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09-03-05, 17:53
Hong Kong Restaurants Come Up With Ramadan Delicacies
Mark McCord, Agence France Presse

HONG KONG, 19 October 2004 — Steaming hot in a bamboo basket, the dim sum dumplings served at Ayeshah’s Cantonese restaurant look no different from those served in any of the myriad eateries in this food-obsessed city.

Delicate and yellow, the variety known as siu mai is as identifiably Hong Kong as the city’s famous harbor. But Ayeshah’s delicacies have a difference: Unlike the traditional recipe that encases minced pork and prawns within wafer-thin pastry, the dumplings served in this halal version of a Cantonese restaurant are filled instead with chicken and prawns.

“It’s tastier and healthier,” boasts Dorothy Ayeshah Choi, owner of the busy little diner in an up-market neighborhood of the city’s famous Wan Chai district.

Ayeshah’s has adapted traditional Cantonese cuisine to suit the religious dietary regulations of the southern Chinese city’s 60,000 Muslim population during Ramadan.

Most halal restaurants here simply swap regular ingredients with those prepared in the Islamic tradition.

But Ayeshah’s, and a handful of other halal Chinese restaurants, have made an effort to give their Muslim customers the sort of fare that diners expect from regular Cantonese cuisine.

“You can adapt any food to suit halal regulations,” says Abdul Kadir, manager of the Shadowman Cyber Cafe, a small cafe in the Tsim Sha Tsui neighborhood, close to one of the city’s six major mosques. “We cook all sorts of cuisines; we even have halal hot dogs.”

“It is not hard to adapt Cantonese food if you think about it,” Ayeshah, who converted to Islam after marrying a Shanghai-born Chinese Muslim, told AFP. “You don’t have to stray far from the traditional Cantonese cuisine.”

Halal meat, like kosher food for Jews, must be prepared in a particular way. The cooking process must observe specific rules, most importantly that the meat is thoroughly cooked.

Unlike many other religious festivals, Ramadan, as a time of fast, has no special dishes associated with it. But Ayeshah’s and Shadowman will be staying open later to feed worshippers when their daily fasts end at dusk.

“It’s a nice easy time for us,” said Kadir. “We only work at night.” Some 30,000 of Hong Kong’s Muslims are ethnic Chinese. The faith is believed to have fanned out through China after arriving centuries ago via Spice Road traders.

Chinese Muslims are known locally as Wui Gao To, the local transliteration of the Mandarin word Uighur, or “Islamic people”, the name given to an ethnic group from China’s northwest.

For them, the biggest hurdles to cooking halal Cantonese cuisine is the prohibition of two ingredients vital to any Chinese kitchen: Pork and cooking wine.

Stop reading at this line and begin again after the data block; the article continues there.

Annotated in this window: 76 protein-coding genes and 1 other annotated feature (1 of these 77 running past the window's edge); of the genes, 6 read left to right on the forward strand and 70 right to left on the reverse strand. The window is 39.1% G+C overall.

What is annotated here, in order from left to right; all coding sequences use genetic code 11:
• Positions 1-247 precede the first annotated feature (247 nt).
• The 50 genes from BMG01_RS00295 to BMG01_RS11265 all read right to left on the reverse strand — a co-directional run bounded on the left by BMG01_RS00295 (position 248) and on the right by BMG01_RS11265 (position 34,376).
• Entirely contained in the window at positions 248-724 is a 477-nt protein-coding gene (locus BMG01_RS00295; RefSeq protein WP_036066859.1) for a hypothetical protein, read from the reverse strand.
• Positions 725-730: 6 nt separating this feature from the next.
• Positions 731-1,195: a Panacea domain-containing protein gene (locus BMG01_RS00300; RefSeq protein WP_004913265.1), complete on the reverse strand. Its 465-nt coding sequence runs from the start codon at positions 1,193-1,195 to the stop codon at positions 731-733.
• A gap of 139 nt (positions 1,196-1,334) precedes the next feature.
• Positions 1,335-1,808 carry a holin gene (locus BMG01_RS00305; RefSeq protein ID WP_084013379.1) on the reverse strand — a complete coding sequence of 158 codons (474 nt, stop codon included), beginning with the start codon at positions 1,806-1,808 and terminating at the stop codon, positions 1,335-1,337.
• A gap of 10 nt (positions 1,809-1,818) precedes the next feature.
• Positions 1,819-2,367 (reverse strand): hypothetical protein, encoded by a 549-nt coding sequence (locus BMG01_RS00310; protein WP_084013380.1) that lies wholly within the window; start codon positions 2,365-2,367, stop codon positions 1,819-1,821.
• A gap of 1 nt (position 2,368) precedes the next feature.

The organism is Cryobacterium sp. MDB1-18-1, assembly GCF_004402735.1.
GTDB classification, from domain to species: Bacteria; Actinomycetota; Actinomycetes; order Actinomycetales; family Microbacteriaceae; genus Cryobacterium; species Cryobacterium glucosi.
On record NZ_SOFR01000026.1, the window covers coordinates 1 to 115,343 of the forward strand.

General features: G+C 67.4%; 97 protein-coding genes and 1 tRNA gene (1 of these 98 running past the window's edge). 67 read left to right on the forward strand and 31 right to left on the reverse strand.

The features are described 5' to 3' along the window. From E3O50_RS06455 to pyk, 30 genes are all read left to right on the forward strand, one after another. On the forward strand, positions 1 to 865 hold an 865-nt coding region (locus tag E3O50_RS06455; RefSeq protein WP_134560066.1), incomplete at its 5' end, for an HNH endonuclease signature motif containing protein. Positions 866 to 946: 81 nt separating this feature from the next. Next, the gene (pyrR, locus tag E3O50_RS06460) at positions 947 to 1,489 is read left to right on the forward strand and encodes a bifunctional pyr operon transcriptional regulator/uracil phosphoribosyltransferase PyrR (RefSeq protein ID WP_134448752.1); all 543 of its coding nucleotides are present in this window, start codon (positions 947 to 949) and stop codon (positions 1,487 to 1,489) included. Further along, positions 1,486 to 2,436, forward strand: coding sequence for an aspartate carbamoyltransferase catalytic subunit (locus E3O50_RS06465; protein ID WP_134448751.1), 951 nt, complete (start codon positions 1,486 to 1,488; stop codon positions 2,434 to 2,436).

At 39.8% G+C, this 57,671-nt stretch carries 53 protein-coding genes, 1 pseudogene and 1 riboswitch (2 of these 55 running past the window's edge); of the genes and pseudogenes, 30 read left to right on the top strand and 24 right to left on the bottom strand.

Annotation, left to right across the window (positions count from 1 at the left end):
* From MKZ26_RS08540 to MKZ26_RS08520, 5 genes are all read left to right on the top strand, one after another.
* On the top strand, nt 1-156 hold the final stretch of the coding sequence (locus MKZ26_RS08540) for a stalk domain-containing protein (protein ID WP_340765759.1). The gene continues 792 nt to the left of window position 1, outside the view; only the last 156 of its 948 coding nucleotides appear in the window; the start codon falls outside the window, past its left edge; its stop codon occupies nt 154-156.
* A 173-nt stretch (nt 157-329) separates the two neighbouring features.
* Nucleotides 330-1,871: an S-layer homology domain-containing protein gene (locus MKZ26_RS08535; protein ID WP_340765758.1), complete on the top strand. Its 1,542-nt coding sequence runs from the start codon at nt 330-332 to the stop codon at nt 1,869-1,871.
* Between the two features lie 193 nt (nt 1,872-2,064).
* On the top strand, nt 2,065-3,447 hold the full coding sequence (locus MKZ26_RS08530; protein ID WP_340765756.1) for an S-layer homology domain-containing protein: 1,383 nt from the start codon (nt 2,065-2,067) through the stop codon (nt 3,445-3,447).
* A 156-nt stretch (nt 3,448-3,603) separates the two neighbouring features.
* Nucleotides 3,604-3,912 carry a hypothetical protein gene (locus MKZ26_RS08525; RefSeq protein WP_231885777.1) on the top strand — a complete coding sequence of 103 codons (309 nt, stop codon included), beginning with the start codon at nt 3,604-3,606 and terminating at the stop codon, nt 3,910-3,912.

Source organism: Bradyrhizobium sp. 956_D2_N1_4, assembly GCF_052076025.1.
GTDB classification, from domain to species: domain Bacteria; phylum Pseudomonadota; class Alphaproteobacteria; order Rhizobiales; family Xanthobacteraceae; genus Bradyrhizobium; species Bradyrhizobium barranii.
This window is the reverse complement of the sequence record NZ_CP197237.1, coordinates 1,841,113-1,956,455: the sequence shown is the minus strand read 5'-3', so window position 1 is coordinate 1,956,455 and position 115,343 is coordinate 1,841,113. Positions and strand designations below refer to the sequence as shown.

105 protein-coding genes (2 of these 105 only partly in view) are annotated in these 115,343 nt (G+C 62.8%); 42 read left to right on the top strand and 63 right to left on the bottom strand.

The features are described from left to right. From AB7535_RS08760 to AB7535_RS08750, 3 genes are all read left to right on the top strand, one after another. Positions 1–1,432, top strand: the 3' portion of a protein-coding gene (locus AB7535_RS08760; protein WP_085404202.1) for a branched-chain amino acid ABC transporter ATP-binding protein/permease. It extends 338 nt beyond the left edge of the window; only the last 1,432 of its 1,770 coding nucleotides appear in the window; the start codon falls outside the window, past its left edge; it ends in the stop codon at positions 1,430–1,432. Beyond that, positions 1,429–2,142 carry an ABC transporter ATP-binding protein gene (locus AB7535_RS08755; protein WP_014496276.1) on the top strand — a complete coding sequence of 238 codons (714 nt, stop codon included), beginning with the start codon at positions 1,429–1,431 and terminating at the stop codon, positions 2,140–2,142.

“Wine is used to take away the gamey flavor of meat, but that can be just as easily done with a spice taken from the peel of dried mandarins,” Ayeshah says.

“And as for pork, well chicken is tastier and better for you anyway — it’s a very good substitute.”

Although she serves the usual Cantonese favorites — lots of seafood, none of which is prohibited by Islamic rules, plenty of noodles and lots of thick spicy sauces — there are a few dishes she has created herself.

Apart from her dumplings, which she insists her non-Muslim regulars prefer to the usual pork-filled variety, she has a number of beef dishes, for instance with black bean sauce or bell peppers, that retain the essence of Cantonese flavors but which wouldn’t usually be found on a Chinese menu. She has also devised her own shark’s fin soup recipe, which usually needs a good strong ham for the broth, but in which she instead uses chicken stock.

And for her customers of South Asian descent she has created various curries, one of which employs her signature roast chicken, which is cooked long and slow until it is completely crispy.

“Many people think we are unable to eat most things, but there isn’t a lot we are forbidden from taking,” Mohamed Alladin, chairman of the United Organization of Muslims, says. “It’s a question of hygiene. We don’t eat pork because pigs are considered dirty animals.”

The same goes for some other delicacies peculiar to menus across the border in China. “We cannot eat dogs, cats, snakes or anything like you might get in China — it’s just forbidden,” said Kadir.

Hong Kong’s halal Chinese restaurants appear to be gaining a name for themselves outside of religious circles too. Kadir claims that 60 percent of his customers are non-Muslims, while Ayeshah puts the figure at 40 percent at her diner. “I think people are just keen to try something different and healthy,” said Kadir.